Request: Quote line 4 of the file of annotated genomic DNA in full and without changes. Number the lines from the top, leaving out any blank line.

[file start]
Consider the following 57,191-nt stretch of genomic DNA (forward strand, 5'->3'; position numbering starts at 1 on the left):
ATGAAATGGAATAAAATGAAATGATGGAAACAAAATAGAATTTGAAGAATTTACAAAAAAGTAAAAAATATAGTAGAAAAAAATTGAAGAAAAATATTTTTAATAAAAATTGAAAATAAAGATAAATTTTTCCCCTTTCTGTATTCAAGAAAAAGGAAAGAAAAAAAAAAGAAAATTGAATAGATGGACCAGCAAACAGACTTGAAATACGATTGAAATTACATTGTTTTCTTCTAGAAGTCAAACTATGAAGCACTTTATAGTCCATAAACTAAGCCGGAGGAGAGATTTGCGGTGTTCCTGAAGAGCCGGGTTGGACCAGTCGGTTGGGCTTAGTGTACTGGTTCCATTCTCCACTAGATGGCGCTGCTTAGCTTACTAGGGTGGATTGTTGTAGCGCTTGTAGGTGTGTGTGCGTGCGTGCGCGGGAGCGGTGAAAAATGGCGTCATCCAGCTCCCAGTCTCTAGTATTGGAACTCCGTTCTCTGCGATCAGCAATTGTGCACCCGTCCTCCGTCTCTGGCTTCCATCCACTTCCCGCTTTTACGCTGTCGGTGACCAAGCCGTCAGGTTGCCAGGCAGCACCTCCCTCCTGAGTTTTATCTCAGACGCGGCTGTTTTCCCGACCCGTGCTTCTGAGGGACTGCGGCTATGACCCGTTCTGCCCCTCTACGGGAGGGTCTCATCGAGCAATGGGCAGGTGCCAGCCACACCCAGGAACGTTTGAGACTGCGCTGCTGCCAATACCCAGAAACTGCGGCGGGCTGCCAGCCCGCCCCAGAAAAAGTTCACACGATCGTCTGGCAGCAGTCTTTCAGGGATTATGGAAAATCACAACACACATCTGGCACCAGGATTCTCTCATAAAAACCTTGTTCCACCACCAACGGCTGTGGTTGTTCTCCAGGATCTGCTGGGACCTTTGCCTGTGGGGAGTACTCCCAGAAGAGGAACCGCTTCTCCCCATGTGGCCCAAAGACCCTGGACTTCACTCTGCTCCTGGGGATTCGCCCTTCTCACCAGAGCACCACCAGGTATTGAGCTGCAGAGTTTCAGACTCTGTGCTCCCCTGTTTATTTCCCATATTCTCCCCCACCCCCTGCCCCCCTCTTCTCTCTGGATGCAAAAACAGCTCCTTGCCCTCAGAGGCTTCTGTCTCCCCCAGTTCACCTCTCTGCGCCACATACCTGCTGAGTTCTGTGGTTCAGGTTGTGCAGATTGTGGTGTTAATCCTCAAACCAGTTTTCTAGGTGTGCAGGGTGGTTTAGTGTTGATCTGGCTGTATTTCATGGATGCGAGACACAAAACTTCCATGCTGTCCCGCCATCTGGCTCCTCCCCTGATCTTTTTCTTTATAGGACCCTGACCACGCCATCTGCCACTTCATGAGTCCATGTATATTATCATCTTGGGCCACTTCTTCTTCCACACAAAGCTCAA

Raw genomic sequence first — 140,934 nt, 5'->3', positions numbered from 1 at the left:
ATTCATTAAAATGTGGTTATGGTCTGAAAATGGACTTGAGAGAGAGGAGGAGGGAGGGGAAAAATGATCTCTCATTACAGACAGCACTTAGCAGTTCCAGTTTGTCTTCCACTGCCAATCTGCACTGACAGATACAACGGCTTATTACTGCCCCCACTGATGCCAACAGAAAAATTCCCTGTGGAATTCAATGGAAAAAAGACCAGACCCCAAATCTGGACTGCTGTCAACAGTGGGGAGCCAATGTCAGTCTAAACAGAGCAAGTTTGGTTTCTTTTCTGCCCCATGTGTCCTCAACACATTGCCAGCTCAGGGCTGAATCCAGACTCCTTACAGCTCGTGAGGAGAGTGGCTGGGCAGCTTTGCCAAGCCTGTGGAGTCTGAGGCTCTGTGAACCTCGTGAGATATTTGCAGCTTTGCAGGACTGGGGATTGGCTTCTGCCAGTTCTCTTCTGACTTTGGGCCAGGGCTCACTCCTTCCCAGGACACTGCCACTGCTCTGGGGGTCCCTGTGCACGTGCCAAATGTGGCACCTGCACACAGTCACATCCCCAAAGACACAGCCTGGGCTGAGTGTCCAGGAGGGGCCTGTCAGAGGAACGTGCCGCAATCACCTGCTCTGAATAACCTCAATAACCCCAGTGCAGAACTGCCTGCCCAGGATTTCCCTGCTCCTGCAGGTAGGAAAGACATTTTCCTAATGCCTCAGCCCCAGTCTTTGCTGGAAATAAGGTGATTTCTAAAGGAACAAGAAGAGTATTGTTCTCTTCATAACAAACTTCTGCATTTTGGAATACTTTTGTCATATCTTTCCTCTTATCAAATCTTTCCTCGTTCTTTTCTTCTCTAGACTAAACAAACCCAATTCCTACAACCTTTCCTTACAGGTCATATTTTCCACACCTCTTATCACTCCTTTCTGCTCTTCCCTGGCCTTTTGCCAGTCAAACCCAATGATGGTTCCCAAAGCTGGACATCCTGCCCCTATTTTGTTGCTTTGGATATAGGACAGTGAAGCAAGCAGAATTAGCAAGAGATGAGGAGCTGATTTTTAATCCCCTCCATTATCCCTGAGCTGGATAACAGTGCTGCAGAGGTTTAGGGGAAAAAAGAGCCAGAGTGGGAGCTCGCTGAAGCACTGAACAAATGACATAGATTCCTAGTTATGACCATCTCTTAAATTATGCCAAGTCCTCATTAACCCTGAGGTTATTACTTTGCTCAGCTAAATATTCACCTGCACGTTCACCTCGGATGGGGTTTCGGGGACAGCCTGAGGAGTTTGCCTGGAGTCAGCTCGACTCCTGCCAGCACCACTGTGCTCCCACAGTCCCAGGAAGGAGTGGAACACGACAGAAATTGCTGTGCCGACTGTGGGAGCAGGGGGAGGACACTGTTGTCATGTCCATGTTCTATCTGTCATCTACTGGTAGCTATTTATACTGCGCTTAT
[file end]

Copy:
ATTCATTAAAATGTGGTTATGGTCTGAAAATGGACTTGAGAGAGAGGAGGAGGGAGGGGAAAAATGATCTCTCATTACAGACAGCACTTAGCAGTTCCAGTTTGTCTTCCACTGCCAATCTGCACTGACAGATACAACGGCTTATTACTGCCCCCACTGATGCCAACAGAAAAATTCCCTGTGGAATTCAATGGAAAAAAGACCAGACCCCAAATCTGGACTGCTGTCAACAGTGGGGAGCCAATGTCAGTCTAAACAGAGCAAGTTTGGTTTCTTTTCTGCCCCATGTGTCCTCAACACATTGCCAGCTCAGGGCTGAATCCAGACTCCTTACAGCTCGTGAGGAGAGTGGCTGGGCAGCTTTGCCAAGCCTGTGGAGTCTGAGGCTCTGTGAACCTCGTGAGATATTTGCAGCTTTGCAGGACTGGGGATTGGCTTCTGCCAGTTCTCTTCTGACTTTGGGCCAGGGCTCACTCCTTCCCAGGACACTGCCACTGCTCTGGGGGTCCCTGTGCACGTGCCAAATGTGGCACCTGCACACAGTCACATCCCCAAAGACACAGCCTGGGCTGAGTGTCCAGGAGGGGCCTGTCAGAGGAACGTGCCGCAATCACCTGCTCTGAATAACCTCAATAACCCCAGTGCAGAACTGCCTGCCCAGGATTTCCCTGCTCCTGCAGGTAGGAAAGACATTTTCCTAATGCCTCAGCCCCAGTCTTTGCTGGAAATAAGGTGATTTCTAAAGGAACAAGAAGAGTATTGTTCTCTTCATAACAAACTTCTGCATTTTGGAATACTTTTGTCATATCTTTCCTCTTATCAAATCTTTCCTCGTTCTTTTCTTCTCTAGACTAAACAAACCCAATTCCTACAACCTTTCCTTACAGGTCATATTTTCCACACCTCTTATCACTCCTTTCTGCTCTTCCCTGGCCTTTTGCCAGTCAAACCCAATGATGGTTCCCAAAGCTGGACATCCTGCCCCTATTTTGTTGCTTTGGATATAGGACAGTGAAGCAAGCAGAATTAGCAAGAGATGAGGAGCTGATTTTTAATCCCCTCCATTATCCCTGAGCTGGATAACAGTGCTGCAGAGGTTTAGGGGAAAAAAGAGCCAGAGTGGGAGCTCGCTGAAGCACTGAACAAATGACATAGATTCCTAGTTATGACCATCTCTTAAATTATGCCAAGTCCTCATTAACCCTGAGGTTATTACTTTGCTCAGCTAAATATTCACCTGCACGTTCACCTCGGATGGGGTTTCGGGGACAGCCTGAGGAGTTTGCCTGGAGTCAGCTCGACTCCTGCCAGCACCACTGTGCTCCCACAGTCCCAGGAAGGAGTGGAACACGACAGAAATTGCTGTGCCGACTGTGGGAGCAGGGGGAGGACACTGTTGTCATGTCCATGTTCTATCTGTCATCTACTGGTAGCTATTTATACTGCGCTTAT